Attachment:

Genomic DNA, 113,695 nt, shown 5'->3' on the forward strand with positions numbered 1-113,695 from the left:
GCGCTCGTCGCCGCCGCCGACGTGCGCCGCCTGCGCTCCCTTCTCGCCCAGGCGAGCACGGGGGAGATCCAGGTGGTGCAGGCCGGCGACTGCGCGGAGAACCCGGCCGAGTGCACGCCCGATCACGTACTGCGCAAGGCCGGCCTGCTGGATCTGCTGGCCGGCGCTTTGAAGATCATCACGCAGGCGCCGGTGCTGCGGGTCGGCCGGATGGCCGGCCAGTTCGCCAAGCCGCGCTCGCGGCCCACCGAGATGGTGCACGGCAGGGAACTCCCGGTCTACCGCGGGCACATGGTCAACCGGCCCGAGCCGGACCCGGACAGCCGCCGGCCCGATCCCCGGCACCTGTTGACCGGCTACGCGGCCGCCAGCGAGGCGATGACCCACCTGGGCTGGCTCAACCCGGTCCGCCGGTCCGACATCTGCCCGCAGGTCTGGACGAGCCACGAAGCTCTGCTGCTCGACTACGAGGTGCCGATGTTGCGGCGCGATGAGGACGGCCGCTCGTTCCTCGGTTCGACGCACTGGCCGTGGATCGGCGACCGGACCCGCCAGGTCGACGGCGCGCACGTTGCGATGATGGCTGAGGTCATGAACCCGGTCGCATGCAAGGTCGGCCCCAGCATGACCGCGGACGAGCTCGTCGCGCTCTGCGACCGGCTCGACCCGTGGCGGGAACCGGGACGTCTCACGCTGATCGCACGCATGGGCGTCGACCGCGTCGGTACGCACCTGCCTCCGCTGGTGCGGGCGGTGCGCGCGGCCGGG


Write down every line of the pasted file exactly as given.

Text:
Genomic DNA, 113,695 nt, shown 5'->3' on the forward strand with positions numbered 1-113,695 from the left:
GCGCTCGTCGCCGCCGCCGACGTGCGCCGCCTGCGCTCCCTTCTCGCCCAGGCGAGCACGGGGGAGATCCAGGTGGTGCAGGCCGGCGACTGCGCGGAGAACCCGGCCGAGTGCACGCCCGATCACGTACTGCGCAAGGCCGGCCTGCTGGATCTGCTGGCCGGCGCTTTGAAGATCATCACGCAGGCGCCGGTGCTGCGGGTCGGCCGGATGGCCGGCCAGTTCGCCAAGCCGCGCTCGCGGCCCACCGAGATGGTGCACGGCAGGGAACTCCCGGTCTACCGCGGGCACATGGTCAACCGGCCCGAGCCGGACCCGGACAGCCGCCGGCCCGATCCCCGGCACCTGTTGACCGGCTACGCGGCCGCCAGCGAGGCGATGACCCACCTGGGCTGGCTCAACCCGGTCCGCCGGTCCGACATCTGCCCGCAGGTCTGGACGAGCCACGAAGCTCTGCTGCTCGACTACGAGGTGCCGATGTTGCGGCGCGATGAGGACGGCCGCTCGTTCCTCGGTTCGACGCACTGGCCGTGGATCGGCGACCGGACCCGCCAGGTCGACGGCGCGCACGTTGCGATGATGGCTGAGGTCATGAACCCGGTCGCATGCAAGGTCGGCCCCAGCATGACCGCGGACGAGCTCGTCGCGCTCTGCGACCGGCTCGACCCGTGGCGGGAACCGGGACGTCTCACGCTGATCGCACGCATGGGCGTCGACCGCGTCGGTACGCACCTGCCTCCGCTGGTGCGGGCGGTGCGCGCGGCCGGG